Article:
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Fresh vigilance is needed to protect media freedom across Africa

One of the least enviable tasks   of   journalists  in the US must be reporting on  how the  public trusts

their work less and less. A  2018 study found that only about four in ten Americans  had at least a “fair” amount of trust in the media. Also, in a June 2019 survey, a full third of respondents  agreed with President Donald trump  that the news media are “the enemy of the people.”

the  US  isn’t  unique in  this respect. A  study last  year by  the reuters Institute and oxford University found that,  across  37 countries, trust in the media stood at  only 44%.  countries  that  had particularly abysmal scores included Hungary, Greece and South Korea. And in  Africa new data  suggests citizens’ support for press freedoms is in sharp decline.

this news isn’t just bad for jour- nalists’ self-esteem. erosion  in pub- lic  confidence in  the  media could embolden leaders with autocratic tendencies. It  could also  provoke violence against journalists, limits on freedoms  of expression, and an undermining of  democracy more broadly.

Declining support for free media

Afrobarometer,  an    independent

African research network, has been

tracking African citizens’ attitudes on political, economic, and social issues since 1999.  Its latest round of sur- veys, conducted  between  2016  and

2018,  included more than 45,000

respondents in 34 countries.

Most say they support democra- cy. but there are indications that con- fidence  in institutions like elections and the media might be declining.

In  surveys conducted between

2011  and 2013,  a  majority (56%) of people interviewed  in 31  coun- tries supported the media’s right to publish any views and ideas with- out government  control. only  39% said  the  government should have the “right to prevent the media from publishing  things that it  considers harmful to society”.

but in the intervening years, sup- port for media freedoms has declined sharply. the  most  recent  survey showed that  only 46%  supported press freedoms; 49% favoured some government censorship.

this  marks the first time that Afrobarometer has  found govern- ment restrictions to be more popular than media freedoms.

these  declines are  not limited to a few countries. echoing  trends elsewhere in the world, nearly every country in  Africa has  seen sharp declines in support for press free- dom in the last decade. the  biggest drops were in tunisia  (-21  points), Uganda (-21), cabo Verde (-27), and tanzania (-33).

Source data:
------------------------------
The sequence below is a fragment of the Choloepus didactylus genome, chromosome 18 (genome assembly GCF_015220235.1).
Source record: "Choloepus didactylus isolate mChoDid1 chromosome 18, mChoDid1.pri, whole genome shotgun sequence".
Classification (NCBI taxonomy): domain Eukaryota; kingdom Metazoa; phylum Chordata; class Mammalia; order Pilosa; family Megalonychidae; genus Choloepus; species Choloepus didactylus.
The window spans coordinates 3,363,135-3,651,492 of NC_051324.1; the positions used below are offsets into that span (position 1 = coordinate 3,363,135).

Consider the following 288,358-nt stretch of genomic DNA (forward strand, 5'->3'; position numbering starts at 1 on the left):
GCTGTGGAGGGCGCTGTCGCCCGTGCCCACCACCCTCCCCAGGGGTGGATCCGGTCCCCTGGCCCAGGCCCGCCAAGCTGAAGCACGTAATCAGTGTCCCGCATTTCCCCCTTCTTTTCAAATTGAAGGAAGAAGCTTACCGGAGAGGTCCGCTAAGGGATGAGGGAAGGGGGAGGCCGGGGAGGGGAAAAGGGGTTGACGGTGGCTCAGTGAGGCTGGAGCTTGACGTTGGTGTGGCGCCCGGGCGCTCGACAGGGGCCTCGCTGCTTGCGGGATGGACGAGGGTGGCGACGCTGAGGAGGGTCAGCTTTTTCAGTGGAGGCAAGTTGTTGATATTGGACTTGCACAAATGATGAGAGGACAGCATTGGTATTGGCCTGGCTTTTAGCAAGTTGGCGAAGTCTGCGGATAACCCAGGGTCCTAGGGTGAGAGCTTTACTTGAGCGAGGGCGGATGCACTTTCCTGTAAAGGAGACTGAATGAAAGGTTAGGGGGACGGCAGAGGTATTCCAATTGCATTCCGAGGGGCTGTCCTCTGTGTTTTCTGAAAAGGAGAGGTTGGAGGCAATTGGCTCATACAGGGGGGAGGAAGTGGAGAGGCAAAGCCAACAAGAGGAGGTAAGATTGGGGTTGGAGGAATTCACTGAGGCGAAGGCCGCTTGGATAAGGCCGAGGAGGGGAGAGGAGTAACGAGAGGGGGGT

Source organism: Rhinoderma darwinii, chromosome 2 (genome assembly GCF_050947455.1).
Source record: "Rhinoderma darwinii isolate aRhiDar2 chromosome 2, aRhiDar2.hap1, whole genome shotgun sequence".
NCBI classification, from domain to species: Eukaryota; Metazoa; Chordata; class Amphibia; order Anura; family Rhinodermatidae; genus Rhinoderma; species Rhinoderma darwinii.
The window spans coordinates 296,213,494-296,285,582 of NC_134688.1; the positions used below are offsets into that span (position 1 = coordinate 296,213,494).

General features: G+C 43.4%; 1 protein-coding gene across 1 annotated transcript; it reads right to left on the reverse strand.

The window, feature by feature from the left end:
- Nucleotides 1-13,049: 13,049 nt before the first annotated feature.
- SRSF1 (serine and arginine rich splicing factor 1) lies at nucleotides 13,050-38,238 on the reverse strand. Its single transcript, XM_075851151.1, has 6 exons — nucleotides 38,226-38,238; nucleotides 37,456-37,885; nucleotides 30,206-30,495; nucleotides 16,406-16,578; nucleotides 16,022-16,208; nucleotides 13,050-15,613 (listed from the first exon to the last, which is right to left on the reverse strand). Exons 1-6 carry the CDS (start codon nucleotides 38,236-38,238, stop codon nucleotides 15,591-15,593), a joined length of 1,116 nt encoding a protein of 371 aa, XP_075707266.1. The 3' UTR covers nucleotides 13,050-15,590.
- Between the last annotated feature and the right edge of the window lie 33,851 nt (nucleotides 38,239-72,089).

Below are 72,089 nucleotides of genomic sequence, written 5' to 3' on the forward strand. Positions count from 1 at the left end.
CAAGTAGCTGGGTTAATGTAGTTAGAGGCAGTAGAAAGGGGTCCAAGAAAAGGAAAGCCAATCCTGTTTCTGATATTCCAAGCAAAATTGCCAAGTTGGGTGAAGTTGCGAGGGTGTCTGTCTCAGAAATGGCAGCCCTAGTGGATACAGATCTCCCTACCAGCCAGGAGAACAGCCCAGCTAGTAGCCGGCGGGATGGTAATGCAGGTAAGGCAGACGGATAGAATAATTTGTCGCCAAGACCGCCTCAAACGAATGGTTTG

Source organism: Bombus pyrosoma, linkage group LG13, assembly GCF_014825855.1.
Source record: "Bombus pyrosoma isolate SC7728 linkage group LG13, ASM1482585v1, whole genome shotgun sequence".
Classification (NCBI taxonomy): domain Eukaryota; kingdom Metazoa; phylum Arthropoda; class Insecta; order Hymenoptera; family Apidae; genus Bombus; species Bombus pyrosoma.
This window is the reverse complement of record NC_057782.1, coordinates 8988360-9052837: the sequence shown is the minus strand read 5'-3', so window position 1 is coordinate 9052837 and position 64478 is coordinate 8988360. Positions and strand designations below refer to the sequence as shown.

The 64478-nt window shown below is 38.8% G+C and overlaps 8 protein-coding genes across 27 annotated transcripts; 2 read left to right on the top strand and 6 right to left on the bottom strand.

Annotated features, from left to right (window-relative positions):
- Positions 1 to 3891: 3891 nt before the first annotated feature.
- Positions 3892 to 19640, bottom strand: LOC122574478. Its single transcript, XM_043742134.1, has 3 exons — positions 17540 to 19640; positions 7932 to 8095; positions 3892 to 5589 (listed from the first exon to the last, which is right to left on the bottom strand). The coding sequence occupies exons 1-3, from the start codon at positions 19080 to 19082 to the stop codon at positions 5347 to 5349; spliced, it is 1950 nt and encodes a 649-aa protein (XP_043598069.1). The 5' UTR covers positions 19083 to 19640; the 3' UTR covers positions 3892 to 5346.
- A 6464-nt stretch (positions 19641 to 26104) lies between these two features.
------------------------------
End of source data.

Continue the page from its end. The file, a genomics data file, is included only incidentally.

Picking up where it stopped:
these responses suggest that peo- ple are reacting to many of the same changes in media environments that are causing disenchantment  around the globe. these include increasingly partisan outlets, social media that facilitate the spread of hate speech and “fake news”, and politicians who find it increasingly easy to downplay critical reporting by making report- ers themselves targets.

Threats to free press

Across much of Africa, journalists and other media practitioners are finding it  increasingly difficult to work. Governments  in Uganda and tanzania  are enforcing new restric- tions on media.

In addition, full and partial shut- downs of Internet and social media are becoming increasingly common. In  2019  such shutdowns  occurred in benin, the Democratic republic of the congo,  ethiopia,  Sudan and

Zimbabwe.  chadians  went without social media for 16  months before services were restored in June 2019. the  government of President Idriss Déby, who has been in power since

1990,   claimed the  shutdown was necessary because some were using the Internet for “malicious purposes.” Many of  these countries have

had broader problems with a lack of  democratic accountability. but

even Ghana, perennially rated as one of the continent’s most democratic countries, has seen serious threats to press freedom recently. In June

2019,  two journalists – emmanuel Ajarfor Abugri and emmanuel Yeboah britwum –  were arrested, apparently due to their reporting on a powerful government minister.

Why public support for free media matters

Declines in support for press free- doms are concerning. Increased sup- port for government limitations  on media doesn’t suggest that there are broad popular sentiment  favouring Internet shutdowns, closures of tele- vision stations, and violence against journalists. And it  does not mean that people in Africa generally sup- port returning to the days of state- run monopolies of broadcast outlets and the heavy-handed  censor’s red pen.

but it’s imperative  that African leaders are called to account for any encroachments  on  media freedom. While rhetorical attacks on the press by leaders like trump,  brazil’s Jair bolsonaro, the Philippines’ rodrigo Duterte, and Poland’s Andrezj Duda have received  attention for stoking popular vitriol against journalists, these leaders are also taking advan- tage  of  deeper and  long-evolving declines in popular support for the media. In some African countries threat- ening words too  often turn  into action. examples  include Uganda’s

“social media taxes” intended to squelch opposition voices, the tear- gassing of newsrooms in Zimbabwe, the criminalisation of reporting cer- tain  kinds of  content in  burkina Faso,  and  impunity for  violence against journalists.

A  failure  to  denounce these actions could –  even unwittingly

– contribute to dismantling  one of the most essential underpinnings of democracy: a free press.